Plaintiff assigns as error the entry of nonsuit as to Erlene S. Morris.
 Plaintiff argued in his brief that he contracted with both the defendants who were engaged in the business of building and selling houses. He offered the testimony of William J. Morris on direct examination which tended to show that title to some of the lots purchased, and upon which houses were built, were placed in the names of both defendants; that Erlene S. Morris signed notes and mortgages for loans made to build houses on a speculative basis because the bank required her signature; that when second mortgages were taken to secure a part of the purchase price, the notes were made payable to both defendants; that the wife answered telephone calls at home and if there was a message for her husband she transmitted it to him; that defendants filed a joint personal income tax return: On cross-examination William J. Morris stated he operated as a sole proprietorship, and that his wife was not his business partner. In our opinion such evidence was not sufficient to permit submitting to the jury an issue of whether the defendants were acting as partners in the building of the house for which plaintiff furnished labor and materials.
[1, 2] Plaintiff offered no evidence that Erlene S. Morris entered into a contract with the plaintiff. Yet he testified that he knew that the land against which he sought to perfect a lien was owned by Mr. and Mrs. Morris by the entirety. A husband is not jure mariti the agent of his wife, and if such agency is relied upon it must be proven. Pitt v. Speight, 222 N.C. 585, 24 S.E. 2d 350.
We are of the opinion that the question has been put to rest in Air Conditioning Co. v. Douglass, 241 N.C. 170, 84 S.E. 2d 828. In that case defendant Douglass was engaged in the business of building and selling houses. The real estate was owned by him and his wife by the entirety. Mr. Douglass made all the arrangements for the heating system which was installed by the plaintiff. The Superior Court held in the Douglass case, supra, and the Supreme Court affirmed, that the contract was with Mr. Douglass and Mrs. Douglass was not a party to it and did not affirm or ratify it; thus, the Court *391did not give judgment against her and there was no lien against the property.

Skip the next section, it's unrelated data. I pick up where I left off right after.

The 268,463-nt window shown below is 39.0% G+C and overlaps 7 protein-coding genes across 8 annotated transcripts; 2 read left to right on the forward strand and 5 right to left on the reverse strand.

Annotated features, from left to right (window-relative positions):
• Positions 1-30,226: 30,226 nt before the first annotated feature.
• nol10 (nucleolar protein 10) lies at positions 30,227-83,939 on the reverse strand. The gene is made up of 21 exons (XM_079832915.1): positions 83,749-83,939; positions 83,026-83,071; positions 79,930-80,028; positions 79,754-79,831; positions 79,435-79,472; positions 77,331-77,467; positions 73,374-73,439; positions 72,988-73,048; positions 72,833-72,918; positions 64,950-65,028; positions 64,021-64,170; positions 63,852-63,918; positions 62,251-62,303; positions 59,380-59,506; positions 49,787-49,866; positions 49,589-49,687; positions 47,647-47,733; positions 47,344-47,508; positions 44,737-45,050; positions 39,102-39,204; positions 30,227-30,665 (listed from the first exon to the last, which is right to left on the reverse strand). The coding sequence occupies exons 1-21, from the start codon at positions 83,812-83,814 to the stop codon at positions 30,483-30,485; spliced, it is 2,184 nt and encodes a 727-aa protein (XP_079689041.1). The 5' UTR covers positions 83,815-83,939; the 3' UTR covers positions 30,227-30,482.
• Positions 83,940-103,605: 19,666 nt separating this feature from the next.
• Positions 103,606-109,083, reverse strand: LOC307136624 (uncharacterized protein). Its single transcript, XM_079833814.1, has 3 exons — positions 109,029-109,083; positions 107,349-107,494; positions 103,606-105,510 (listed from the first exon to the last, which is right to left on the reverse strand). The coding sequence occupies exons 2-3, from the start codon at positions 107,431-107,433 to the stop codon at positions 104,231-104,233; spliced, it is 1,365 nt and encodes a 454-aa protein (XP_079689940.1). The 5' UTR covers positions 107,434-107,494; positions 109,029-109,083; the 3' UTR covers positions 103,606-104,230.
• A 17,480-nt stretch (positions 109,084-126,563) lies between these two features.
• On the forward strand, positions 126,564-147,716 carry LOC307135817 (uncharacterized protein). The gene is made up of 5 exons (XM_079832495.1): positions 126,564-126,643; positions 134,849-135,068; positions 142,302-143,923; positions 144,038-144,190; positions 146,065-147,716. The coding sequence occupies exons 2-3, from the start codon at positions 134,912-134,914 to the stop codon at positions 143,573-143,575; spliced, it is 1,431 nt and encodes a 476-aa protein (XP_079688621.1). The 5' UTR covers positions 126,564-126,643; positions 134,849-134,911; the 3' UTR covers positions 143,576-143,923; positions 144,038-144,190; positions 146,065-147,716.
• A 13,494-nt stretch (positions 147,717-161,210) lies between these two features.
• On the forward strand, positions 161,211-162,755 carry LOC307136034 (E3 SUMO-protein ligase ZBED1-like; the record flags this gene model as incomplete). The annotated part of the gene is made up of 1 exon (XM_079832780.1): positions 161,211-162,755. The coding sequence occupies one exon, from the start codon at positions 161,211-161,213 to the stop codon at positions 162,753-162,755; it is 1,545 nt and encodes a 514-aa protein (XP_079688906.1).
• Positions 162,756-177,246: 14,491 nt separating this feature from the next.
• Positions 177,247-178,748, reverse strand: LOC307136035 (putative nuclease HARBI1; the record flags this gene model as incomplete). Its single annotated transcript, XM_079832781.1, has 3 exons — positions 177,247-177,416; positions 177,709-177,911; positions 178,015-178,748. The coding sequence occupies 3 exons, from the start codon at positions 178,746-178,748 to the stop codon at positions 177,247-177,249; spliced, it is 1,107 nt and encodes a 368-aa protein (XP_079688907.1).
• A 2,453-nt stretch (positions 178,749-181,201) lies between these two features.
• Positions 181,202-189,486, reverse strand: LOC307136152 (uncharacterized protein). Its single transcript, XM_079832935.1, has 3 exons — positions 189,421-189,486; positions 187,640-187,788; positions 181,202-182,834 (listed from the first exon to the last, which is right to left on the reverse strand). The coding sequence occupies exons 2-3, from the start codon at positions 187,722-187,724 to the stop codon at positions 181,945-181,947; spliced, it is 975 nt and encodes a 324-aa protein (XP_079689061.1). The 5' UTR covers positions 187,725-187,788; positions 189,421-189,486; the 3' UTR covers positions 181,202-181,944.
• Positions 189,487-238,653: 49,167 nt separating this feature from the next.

[3, 4] In Douglass the Court said: “A laborers’ and material-men’s lien arises out of the relationship of debtor and creditor, and it is for the debt that the lien is created by Statute. Without a contract the lien does not exist . . . Mere knowledge that work is being done or material furnished on one’s property does not enable the person furnishing the labor or material to obtain a lien.”
Counsel for plaintiff, with considerable fervor, urges that nonsuit of the case against the wife creates an easy method by which unscrupulous husbands can defraud creditors who furnish labor and material for entirety property. However, there seems to be no danger of such catastrophe so long as the creditor exercises reasonable judgment in determining with whom he is dealing and upon whose property he is furnishing labor and materials. A contract with the owners is the simple expedient. In this case the plaintiff knew the property was owned by husband and wife, but he chose not to secure the wife’s concurrence or signature; he chose to rely solely upon the husband’s promise to pay.
We hold that the defendant Erlene S. Morris was not a party to the contract with plaintiff; thus, he was not entitled to a lien against the entirety property. Judgment of nonsuit was properly entered in the case against Erlene S. Morris.
Britt and Parker, JJ., concur.